As my sort of subtitle suggests, I am addressing what it means to observe and navigate white privilege from my particular black point of view. This particular story begins on the first day of school and a BuzzFeed article. First days of school do not hold the same amount of excitement now that I am a third year doctoral student, particularly since I have been going to school without breaks for the past twent-two year. Ya girl is over this whole class thing, especially when the last nine of them have been spent in PWI’s (Predominantly White Institutions). One of many things that my education has taught me is my own extreme exasperation with white privilege, and white people’s sense of offense at being called out about racism.
On this particular day I went to my first class of the semester that was assigned to a classroom that was admittedly small for the number of persons enrolled in the course. One option was to just bring three more chairs in and squeeze everyone in, the other was to request a larger room. I found myself really exasperated by the comments of the rest of the class. It was a barrage of complaints that the room was a closet and hot, and needing to move immediately. Sitting there listening my thoughts were, “It is really not that crucial.” I was literally holding my side-eye in because, the room was small but the amount of complaining was excessive in my opinion. This was only to be followed by yet another syllabus that was devoid of any melanin and subject matter that only went up through the nineteenth century. But wait, it gets better. My professor asks as general question that was clearly directed at the only black person in the room as we are adding books to the syllabus, “Are there any books by African Americans?” This was my face on the inside.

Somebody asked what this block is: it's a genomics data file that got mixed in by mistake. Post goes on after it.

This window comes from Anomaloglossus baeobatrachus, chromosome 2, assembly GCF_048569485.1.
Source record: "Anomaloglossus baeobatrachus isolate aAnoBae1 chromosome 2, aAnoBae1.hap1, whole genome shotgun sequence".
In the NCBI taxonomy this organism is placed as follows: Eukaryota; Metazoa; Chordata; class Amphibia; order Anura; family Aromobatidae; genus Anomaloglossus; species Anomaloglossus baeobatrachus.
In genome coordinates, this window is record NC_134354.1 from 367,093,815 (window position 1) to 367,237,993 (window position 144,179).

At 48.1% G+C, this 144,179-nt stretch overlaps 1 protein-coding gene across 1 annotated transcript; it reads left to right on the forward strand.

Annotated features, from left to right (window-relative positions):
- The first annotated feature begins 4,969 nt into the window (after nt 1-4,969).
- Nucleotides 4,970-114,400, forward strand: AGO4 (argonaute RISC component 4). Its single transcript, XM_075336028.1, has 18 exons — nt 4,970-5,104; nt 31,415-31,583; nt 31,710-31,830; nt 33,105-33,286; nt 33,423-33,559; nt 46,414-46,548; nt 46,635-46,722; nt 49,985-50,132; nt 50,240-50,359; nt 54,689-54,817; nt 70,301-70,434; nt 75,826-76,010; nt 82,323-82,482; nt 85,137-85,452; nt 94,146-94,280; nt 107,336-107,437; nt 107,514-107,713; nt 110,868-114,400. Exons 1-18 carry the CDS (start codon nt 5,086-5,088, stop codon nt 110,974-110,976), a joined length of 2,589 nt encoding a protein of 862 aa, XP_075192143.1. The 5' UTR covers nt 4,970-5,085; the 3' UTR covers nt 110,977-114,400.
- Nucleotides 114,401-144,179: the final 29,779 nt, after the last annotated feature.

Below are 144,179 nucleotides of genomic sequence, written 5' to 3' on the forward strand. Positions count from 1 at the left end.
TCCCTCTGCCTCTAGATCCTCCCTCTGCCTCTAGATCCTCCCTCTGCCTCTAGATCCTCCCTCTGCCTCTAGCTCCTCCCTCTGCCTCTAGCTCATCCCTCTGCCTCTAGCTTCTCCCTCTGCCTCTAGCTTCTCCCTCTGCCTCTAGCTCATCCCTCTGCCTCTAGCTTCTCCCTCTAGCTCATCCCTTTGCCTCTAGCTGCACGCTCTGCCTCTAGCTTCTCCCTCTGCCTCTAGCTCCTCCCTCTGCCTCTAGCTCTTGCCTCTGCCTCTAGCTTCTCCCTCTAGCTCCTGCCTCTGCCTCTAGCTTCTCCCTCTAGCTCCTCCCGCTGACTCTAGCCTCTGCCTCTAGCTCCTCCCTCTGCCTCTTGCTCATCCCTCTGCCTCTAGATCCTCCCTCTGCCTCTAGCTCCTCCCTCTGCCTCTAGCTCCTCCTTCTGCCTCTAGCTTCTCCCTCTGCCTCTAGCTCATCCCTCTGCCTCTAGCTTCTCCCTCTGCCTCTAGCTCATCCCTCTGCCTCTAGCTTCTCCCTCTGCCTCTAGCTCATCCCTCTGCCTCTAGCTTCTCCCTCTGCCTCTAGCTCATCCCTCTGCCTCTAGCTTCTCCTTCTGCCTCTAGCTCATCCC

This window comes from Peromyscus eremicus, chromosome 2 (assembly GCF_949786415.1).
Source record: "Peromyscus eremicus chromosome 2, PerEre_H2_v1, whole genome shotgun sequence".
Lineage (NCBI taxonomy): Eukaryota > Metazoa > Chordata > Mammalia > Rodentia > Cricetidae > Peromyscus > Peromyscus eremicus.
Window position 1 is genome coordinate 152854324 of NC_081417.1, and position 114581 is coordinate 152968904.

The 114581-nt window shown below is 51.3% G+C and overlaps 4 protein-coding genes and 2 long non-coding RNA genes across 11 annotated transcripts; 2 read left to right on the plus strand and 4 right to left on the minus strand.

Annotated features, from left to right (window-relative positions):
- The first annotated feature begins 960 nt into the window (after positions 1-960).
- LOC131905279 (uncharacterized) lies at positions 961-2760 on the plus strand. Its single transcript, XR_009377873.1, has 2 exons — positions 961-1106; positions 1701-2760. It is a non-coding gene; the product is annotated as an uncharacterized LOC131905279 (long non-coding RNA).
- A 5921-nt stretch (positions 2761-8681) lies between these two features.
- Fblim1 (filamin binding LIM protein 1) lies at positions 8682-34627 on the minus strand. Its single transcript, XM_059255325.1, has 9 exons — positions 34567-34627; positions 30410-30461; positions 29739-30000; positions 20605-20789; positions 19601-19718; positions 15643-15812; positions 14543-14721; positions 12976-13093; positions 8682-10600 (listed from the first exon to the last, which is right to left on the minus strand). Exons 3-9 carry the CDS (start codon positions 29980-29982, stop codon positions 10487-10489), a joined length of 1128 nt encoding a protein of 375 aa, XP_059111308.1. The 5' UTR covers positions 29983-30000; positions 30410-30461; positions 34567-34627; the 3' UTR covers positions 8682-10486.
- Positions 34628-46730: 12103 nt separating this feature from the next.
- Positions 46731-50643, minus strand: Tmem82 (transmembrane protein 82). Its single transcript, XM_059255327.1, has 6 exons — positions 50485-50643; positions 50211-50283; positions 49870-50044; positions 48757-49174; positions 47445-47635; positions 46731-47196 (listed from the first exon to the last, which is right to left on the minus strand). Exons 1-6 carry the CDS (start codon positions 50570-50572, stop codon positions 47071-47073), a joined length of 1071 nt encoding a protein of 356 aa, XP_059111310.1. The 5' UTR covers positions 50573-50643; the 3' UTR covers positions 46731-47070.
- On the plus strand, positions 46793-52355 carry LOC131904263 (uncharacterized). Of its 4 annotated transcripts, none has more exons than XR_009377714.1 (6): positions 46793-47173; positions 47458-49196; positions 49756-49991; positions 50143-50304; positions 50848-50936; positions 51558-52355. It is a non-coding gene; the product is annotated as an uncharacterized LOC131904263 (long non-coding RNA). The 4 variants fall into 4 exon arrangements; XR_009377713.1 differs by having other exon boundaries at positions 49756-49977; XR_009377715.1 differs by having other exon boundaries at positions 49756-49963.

So here is the problem that I have as a black PhD student in this hostile white environment. As a black student in religious study, as I am sure is true for other areas, there is an expectation that I know “classical” religious studies; the dead Western European white men in addition to black scholarship in the field. Knowing the Western European tradition is the only way to be taken seriously as a scholar, in addition to not being taken seriously because I study African Americans. The disparity in what education looks like for minority came out when my professor, the one with the damn PhD, has not done the homework enough to know of any resources to me, the only melanin in the room. White privilege in academia looks like this: Not having to know anything other than white shit and being mediocre.
Around the same time frame, most likely in the same week, my best friend sends me a link to a BuzzFeed video entitled 24 Questions Black People Have for White People which I will link for those of you who have not seen it. The questions that were posed were things that I have asked or heard asked by black people for most of my life. It was meant to be comedy. I thought it was hilarious. Then I decided to take a gander at the comments because I knew that white people would indeed have something to say about it; they did not disappoint. Many comments that I saw were calling the video offensive, and racist, accusing the creators of using gross generalizations for all white people. This is where I would like to begin.